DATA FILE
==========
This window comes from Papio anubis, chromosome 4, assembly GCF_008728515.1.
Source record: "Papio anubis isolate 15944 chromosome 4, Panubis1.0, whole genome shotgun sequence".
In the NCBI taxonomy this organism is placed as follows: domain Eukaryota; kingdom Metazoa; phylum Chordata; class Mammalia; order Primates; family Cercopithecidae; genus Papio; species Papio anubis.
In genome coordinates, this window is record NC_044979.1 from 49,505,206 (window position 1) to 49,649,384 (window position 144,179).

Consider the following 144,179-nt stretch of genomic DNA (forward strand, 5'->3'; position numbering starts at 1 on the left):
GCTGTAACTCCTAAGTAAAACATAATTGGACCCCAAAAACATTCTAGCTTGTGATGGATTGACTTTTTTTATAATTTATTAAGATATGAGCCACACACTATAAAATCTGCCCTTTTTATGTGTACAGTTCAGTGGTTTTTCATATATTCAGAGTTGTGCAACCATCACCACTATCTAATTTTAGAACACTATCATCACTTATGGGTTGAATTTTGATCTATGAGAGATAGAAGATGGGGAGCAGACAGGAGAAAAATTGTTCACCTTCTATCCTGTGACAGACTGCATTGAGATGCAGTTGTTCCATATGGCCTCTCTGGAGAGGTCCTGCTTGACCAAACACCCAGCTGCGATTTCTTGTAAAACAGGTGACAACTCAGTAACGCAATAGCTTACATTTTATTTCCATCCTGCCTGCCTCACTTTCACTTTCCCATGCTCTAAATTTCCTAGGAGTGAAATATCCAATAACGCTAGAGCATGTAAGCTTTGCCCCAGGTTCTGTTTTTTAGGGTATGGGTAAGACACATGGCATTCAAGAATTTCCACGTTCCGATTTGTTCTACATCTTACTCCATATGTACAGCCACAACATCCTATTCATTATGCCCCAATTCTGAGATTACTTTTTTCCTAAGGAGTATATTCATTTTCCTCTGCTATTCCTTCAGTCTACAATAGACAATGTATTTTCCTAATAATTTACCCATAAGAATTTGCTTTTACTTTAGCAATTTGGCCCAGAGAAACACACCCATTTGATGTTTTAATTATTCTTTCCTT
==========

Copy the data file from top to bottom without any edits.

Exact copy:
This window comes from Papio anubis, chromosome 4, assembly GCF_008728515.1.
Source record: "Papio anubis isolate 15944 chromosome 4, Panubis1.0, whole genome shotgun sequence".
In the NCBI taxonomy this organism is placed as follows: domain Eukaryota; kingdom Metazoa; phylum Chordata; class Mammalia; order Primates; family Cercopithecidae; genus Papio; species Papio anubis.
In genome coordinates, this window is record NC_044979.1 from 49,505,206 (window position 1) to 49,649,384 (window position 144,179).

Consider the following 144,179-nt stretch of genomic DNA (forward strand, 5'->3'; position numbering starts at 1 on the left):
GCTGTAACTCCTAAGTAAAACATAATTGGACCCCAAAAACATTCTAGCTTGTGATGGATTGACTTTTTTTATAATTTATTAAGATATGAGCCACACACTATAAAATCTGCCCTTTTTATGTGTACAGTTCAGTGGTTTTTCATATATTCAGAGTTGTGCAACCATCACCACTATCTAATTTTAGAACACTATCATCACTTATGGGTTGAATTTTGATCTATGAGAGATAGAAGATGGGGAGCAGACAGGAGAAAAATTGTTCACCTTCTATCCTGTGACAGACTGCATTGAGATGCAGTTGTTCCATATGGCCTCTCTGGAGAGGTCCTGCTTGACCAAACACCCAGCTGCGATTTCTTGTAAAACAGGTGACAACTCAGTAACGCAATAGCTTACATTTTATTTCCATCCTGCCTGCCTCACTTTCACTTTCCCATGCTCTAAATTTCCTAGGAGTGAAATATCCAATAACGCTAGAGCATGTAAGCTTTGCCCCAGGTTCTGTTTTTTAGGGTATGGGTAAGACACATGGCATTCAAGAATTTCCACGTTCCGATTTGTTCTACATCTTACTCCATATGTACAGCCACAACATCCTATTCATTATGCCCCAATTCTGAGATTACTTTTTTCCTAAGGAGTATATTCATTTTCCTCTGCTATTCCTTCAGTCTACAATAGACAATGTATTTTCCTAATAATTTACCCATAAGAATTTGCTTTTACTTTAGCAATTTGGCCCAGAGAAACACACCCATTTGATGTTTTAATTATTCTTTCCTT